Neo-Confucianism - wherein Taoism and Mahayana are incorporated syncretically, reached a pinnacle in the 11-12 th century - already existed since the dawn of Confucianism (Chan, 1963). When the Dharma penetrated Chinese civilization, Confucianism as a ruling doctrine in the social and administrative order and family life was temporarily weak. The writings of Kung-fu Tzu (551-479 BCE), a creed for the upper class, has prevailed in collective life until state examinations were abolished in 1905 and the corrupted system, not adaptable to an industrial age, crumbled. The leading tenet of Confucius is humane-ness and benevolence by practicing ‘loving-kindness’ toward fellow human beings. ‘Do not do unto others what you would not want them do unto you’ is a well-known Confucian value. Confucians stress society living and are not at all interested in ‘yonder’. They attack the Buddhist constructs of karma and rebirth, misunderstanding them as metaphysics and reincarnation, by insisting that since one does not even know this life, how can one know about after life? Although Confucian rules of living are frequently subsumed as a religion, Confucianism has no ambition whatsoever to seek individual salvation. This mentality reflects the importance of Confucianism as an antithesis of Mahayana (and of Taoism). It was an enormous task for the Buddhist apologetics to break through the Confucian system of public service and education they themselves were molded in and to explain why a Buddhist soteriology is useful.
The history of Mahayana in China constantly showed anti-clerical outbursts and persecutions (Chen, 1964). For instance, there were times that by edict monks were defrocked, monks were executed, and temples, sutras, statues, images, and paintings destroyed. Most ravaging was the great Tang persecution, the proscription about 845 after a factional strife in the court instigated by Taoists. More than 200.000 monks and nuns were deported and forced to public labor, about 40.000 objects vanished, and nearly 5000 monasteries destroyed. The 20 th century Maoist Cultural Revolution further ravaged what was left; although numbers are unknown it must have been devastating. The ‘Buddhist conquest’ met resistance in the psychology of the Chinese mind that reiterated throughout history the same objections: the Dharma is foreign, unpractical, unproductive, unfilial, ascetic, superstitious, parasitic, and antisocial. There was no compelling need to stop paying respect to the ancestors. Monastic life, celibacy, or begging were anathema to the family minded Chinese. Growing into the stratosphere yet remaining deeply rooted in the earth is a Taoist notion pervasive in Chan.
In the end it is impossible to state that China has incorporated the Dharma (Hu, 1961). Although it had been significantly influential in the history of Chinese civilization, Mahayana was almost totally eclipsed by a regenerated Confucianism and its indigenous, complementary Taoist counterpart from the 13 th century onward. It is interesting to note that in India the Dharma also vanished in the same period, most probably due to blurring differences with Brahmanism and Advaita Vedanta, expounding a teaching of non-dualism as well, and the destruction of the Buddhist University at Nalanda in 1193 by Turkish muslim invaders).
The historical wedding of Mahayana and Taoism is a unification of sunyata with the Tao. This marriage brought forth Chan that struggled in its childhood to acquire a Chinese face, and to form a Taoist character. This entails a down-to-earth-matter-of-fact mentality, relatively free from dogma, creed, superstition, and canonical texts. Chan grew up into adulthood to become a special branch of Taoism with Mahayana elements. Therefore, although Mahayana almost drowned in the ocean of Confucian life down the centuries, Chan was a notable exception. In fact, in the 12-13 th century Chan was virtually the only Dharma in China. As a Taoist extension Chan conceptualized the Buddha as but one, though excellent, example to identify with in an individual’s quest for the Tao. The Tao became equivalent to Buddha-nature, humanly attainable ‘herenow’ and in ‘this very body’. The prime concern in those early days was psychological: how to come to grips with the nature of illumination and to cultivate Buddha-nature? By focusing primarily on the working mechanisms of the mind to stop thinking, there was a tendency to abolish Buddhist monastic life. Chanists insisted that ‘There is nothing much in the Dharma’ and ultimately, everything that gets in the way to grasp the immediate experience of illumination is discarded, even the Buddha himself (Fung, 1961).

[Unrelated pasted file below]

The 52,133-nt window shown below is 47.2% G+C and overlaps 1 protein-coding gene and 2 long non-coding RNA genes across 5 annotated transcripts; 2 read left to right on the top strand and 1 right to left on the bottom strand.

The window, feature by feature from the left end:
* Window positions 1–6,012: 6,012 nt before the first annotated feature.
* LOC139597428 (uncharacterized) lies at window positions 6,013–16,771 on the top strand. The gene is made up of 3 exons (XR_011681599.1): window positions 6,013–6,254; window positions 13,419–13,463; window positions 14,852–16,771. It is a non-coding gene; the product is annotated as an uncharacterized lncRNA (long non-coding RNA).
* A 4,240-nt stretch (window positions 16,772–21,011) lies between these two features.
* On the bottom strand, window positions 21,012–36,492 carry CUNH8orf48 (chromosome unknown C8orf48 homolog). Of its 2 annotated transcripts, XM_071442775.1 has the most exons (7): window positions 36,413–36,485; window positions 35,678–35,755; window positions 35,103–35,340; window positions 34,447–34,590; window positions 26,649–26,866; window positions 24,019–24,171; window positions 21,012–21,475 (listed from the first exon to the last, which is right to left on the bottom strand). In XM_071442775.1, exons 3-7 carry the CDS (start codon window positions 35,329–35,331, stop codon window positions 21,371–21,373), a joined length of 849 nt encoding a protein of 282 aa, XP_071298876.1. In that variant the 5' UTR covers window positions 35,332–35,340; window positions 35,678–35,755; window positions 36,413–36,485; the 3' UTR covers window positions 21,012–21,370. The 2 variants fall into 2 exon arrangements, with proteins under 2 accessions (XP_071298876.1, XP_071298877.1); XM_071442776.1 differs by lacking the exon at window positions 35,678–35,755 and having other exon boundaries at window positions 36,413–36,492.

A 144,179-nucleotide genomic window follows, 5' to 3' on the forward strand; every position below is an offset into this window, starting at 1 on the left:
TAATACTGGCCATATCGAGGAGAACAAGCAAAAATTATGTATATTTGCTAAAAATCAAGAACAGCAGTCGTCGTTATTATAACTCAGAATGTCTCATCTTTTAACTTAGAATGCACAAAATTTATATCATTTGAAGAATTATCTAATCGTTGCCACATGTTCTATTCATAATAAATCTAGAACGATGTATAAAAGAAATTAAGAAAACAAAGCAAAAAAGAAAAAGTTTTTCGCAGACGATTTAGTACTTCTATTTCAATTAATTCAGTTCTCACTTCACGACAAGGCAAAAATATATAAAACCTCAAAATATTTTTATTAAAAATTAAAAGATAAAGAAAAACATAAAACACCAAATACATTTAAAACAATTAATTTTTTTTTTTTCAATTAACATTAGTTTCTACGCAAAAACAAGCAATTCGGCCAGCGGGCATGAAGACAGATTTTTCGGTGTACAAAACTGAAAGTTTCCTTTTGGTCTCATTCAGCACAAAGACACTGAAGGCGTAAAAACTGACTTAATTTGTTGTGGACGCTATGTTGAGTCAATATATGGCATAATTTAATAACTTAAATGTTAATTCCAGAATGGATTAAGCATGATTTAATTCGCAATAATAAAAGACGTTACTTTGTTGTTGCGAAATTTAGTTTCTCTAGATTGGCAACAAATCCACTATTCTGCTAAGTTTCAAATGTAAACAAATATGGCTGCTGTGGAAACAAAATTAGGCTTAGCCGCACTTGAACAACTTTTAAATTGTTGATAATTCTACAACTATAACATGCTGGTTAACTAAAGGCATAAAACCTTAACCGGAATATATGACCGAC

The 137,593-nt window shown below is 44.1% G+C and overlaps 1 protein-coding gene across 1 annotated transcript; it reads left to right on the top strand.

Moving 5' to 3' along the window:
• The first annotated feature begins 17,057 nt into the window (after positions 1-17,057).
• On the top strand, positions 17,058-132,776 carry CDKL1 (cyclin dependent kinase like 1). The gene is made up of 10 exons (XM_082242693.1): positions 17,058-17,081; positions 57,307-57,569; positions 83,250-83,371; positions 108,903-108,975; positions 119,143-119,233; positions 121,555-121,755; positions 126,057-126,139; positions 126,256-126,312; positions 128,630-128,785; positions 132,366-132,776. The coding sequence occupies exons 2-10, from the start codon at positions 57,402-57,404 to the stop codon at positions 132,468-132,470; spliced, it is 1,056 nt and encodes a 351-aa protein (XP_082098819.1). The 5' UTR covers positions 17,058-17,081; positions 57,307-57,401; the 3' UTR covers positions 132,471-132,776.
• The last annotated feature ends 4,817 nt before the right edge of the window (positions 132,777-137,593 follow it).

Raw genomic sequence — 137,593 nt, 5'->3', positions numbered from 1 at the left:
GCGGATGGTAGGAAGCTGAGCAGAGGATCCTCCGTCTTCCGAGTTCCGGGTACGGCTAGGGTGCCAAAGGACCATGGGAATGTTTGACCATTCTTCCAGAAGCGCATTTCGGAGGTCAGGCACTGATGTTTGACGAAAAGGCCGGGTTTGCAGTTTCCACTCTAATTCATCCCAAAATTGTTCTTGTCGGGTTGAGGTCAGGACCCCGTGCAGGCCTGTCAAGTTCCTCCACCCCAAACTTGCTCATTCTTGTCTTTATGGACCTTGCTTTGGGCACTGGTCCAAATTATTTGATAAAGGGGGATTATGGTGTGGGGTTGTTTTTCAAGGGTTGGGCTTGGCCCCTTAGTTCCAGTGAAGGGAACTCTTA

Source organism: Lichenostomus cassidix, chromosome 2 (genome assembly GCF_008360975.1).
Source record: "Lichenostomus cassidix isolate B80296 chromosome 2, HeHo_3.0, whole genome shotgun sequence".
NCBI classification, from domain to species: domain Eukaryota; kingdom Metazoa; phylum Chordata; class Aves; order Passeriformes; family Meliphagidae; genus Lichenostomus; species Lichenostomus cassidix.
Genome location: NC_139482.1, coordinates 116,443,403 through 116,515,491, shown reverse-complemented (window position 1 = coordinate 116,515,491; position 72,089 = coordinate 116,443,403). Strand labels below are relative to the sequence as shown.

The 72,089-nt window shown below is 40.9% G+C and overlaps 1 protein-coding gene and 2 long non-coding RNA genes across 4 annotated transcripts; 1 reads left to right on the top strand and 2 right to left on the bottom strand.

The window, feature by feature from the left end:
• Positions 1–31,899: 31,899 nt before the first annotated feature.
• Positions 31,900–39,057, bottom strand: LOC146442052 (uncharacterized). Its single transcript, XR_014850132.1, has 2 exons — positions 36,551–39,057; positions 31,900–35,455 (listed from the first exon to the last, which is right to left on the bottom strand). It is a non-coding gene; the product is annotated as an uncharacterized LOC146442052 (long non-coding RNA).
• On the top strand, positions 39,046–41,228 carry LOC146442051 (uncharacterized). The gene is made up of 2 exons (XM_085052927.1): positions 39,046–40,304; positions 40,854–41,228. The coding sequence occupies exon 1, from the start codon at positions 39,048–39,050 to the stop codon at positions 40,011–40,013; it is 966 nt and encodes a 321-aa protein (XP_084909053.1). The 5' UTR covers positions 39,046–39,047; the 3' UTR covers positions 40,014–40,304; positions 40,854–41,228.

Just like a child created by two parents but only bearing the father’s name, Chan includes Mahayana, but Mahayana does not include Chan (Grigg, 1994; Nan, 1995). Surely it is not only in the name that Chan is a Taoist offspring. Living on Chinese soil the Chanists’ proclivity was to live the Taoist way. This is in a pure natural environment in Arcadian poverty far from the city and by the eccentric image of the Chan master that is similar to the Taoist sage’s image of a ‘crazy’ drunk who is used to transmit his message beyond words. This craze can also be tasted in many iconoclastic-anarchistic expressions by the Chinese masters who are full of ironic humor - such as e.g. ‘The Buddha is a piece of manure’, ‘Kill The Buddha’, ‘Clean your ass with sutras’ (e.g. Chan, 1963). Chan even possesses a Confucian outlook like in the saying ‘No labor, no food’. Most interesting and only possibly innovated by the Chinese mind is the kung-an (J: koan) - originally meaning legal document decisive for determining truth or falsehood - a technique elaborated below. Typically it is a little dialogue on logic containing a poignant question and an enigmatic, baffling answer eliciting sudden awakening. Whatever Chan is or is not, it is surely Chinese by its realism, content, form, tactics, and humorous transmission based on a love for the paradox. If one concludes that Chan could never have been developed elsewhere, it should be considered a Chinese offspring. Thus, for various reasons Chan Buddhism is a misnomer inhering in a wrong denotation with a wrong connotation making Chan the only correct name for the discipline.